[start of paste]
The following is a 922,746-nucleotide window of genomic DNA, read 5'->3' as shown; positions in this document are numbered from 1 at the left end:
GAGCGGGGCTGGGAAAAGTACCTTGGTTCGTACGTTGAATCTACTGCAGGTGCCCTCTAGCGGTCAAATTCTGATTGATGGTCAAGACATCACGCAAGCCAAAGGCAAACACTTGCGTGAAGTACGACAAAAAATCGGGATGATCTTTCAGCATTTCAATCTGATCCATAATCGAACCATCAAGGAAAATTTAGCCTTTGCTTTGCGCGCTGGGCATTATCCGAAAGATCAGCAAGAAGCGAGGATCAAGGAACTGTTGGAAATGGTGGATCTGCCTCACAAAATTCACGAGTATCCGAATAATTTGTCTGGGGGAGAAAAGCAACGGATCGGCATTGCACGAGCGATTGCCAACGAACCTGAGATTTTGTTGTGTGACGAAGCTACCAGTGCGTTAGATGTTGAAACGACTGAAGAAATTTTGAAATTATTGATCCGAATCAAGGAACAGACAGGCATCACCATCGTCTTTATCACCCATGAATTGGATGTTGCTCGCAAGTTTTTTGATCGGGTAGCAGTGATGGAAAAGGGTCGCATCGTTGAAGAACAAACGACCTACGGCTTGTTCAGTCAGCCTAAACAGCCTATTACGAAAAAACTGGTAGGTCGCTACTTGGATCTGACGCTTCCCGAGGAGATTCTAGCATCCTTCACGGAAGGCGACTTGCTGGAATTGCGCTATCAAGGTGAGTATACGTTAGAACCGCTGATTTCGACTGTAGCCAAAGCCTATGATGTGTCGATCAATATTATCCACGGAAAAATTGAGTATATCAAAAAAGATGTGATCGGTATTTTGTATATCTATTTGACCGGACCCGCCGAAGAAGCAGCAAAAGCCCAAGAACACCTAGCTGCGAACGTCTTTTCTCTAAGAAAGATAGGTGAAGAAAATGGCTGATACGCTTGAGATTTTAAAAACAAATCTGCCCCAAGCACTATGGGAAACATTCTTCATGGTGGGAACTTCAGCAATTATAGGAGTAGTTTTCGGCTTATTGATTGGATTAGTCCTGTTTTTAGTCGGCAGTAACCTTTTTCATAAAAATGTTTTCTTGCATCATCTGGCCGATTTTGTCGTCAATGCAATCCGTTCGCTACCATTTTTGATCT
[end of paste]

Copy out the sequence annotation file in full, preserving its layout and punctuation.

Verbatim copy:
The following is a 922,746-nucleotide window of genomic DNA, read 5'->3' as shown; positions in this document are numbered from 1 at the left end:
GAGCGGGGCTGGGAAAAGTACCTTGGTTCGTACGTTGAATCTACTGCAGGTGCCCTCTAGCGGTCAAATTCTGATTGATGGTCAAGACATCACGCAAGCCAAAGGCAAACACTTGCGTGAAGTACGACAAAAAATCGGGATGATCTTTCAGCATTTCAATCTGATCCATAATCGAACCATCAAGGAAAATTTAGCCTTTGCTTTGCGCGCTGGGCATTATCCGAAAGATCAGCAAGAAGCGAGGATCAAGGAACTGTTGGAAATGGTGGATCTGCCTCACAAAATTCACGAGTATCCGAATAATTTGTCTGGGGGAGAAAAGCAACGGATCGGCATTGCACGAGCGATTGCCAACGAACCTGAGATTTTGTTGTGTGACGAAGCTACCAGTGCGTTAGATGTTGAAACGACTGAAGAAATTTTGAAATTATTGATCCGAATCAAGGAACAGACAGGCATCACCATCGTCTTTATCACCCATGAATTGGATGTTGCTCGCAAGTTTTTTGATCGGGTAGCAGTGATGGAAAAGGGTCGCATCGTTGAAGAACAAACGACCTACGGCTTGTTCAGTCAGCCTAAACAGCCTATTACGAAAAAACTGGTAGGTCGCTACTTGGATCTGACGCTTCCCGAGGAGATTCTAGCATCCTTCACGGAAGGCGACTTGCTGGAATTGCGCTATCAAGGTGAGTATACGTTAGAACCGCTGATTTCGACTGTAGCCAAAGCCTATGATGTGTCGATCAATATTATCCACGGAAAAATTGAGTATATCAAAAAAGATGTGATCGGTATTTTGTATATCTATTTGACCGGACCCGCCGAAGAAGCAGCAAAAGCCCAAGAACACCTAGCTGCGAACGTCTTTTCTCTAAGAAAGATAGGTGAAGAAAATGGCTGATACGCTTGAGATTTTAAAAACAAATCTGCCCCAAGCACTATGGGAAACATTCTTCATGGTGGGAACTTCAGCAATTATAGGAGTAGTTTTCGGCTTATTGATTGGATTAGTCCTGTTTTTAGTCGGCAGTAACCTTTTTCATAAAAATGTTTTCTTGCATCATCTGGCCGATTTTGTCGTCAATGCAATCCGTTCGCTACCATTTTTGATCT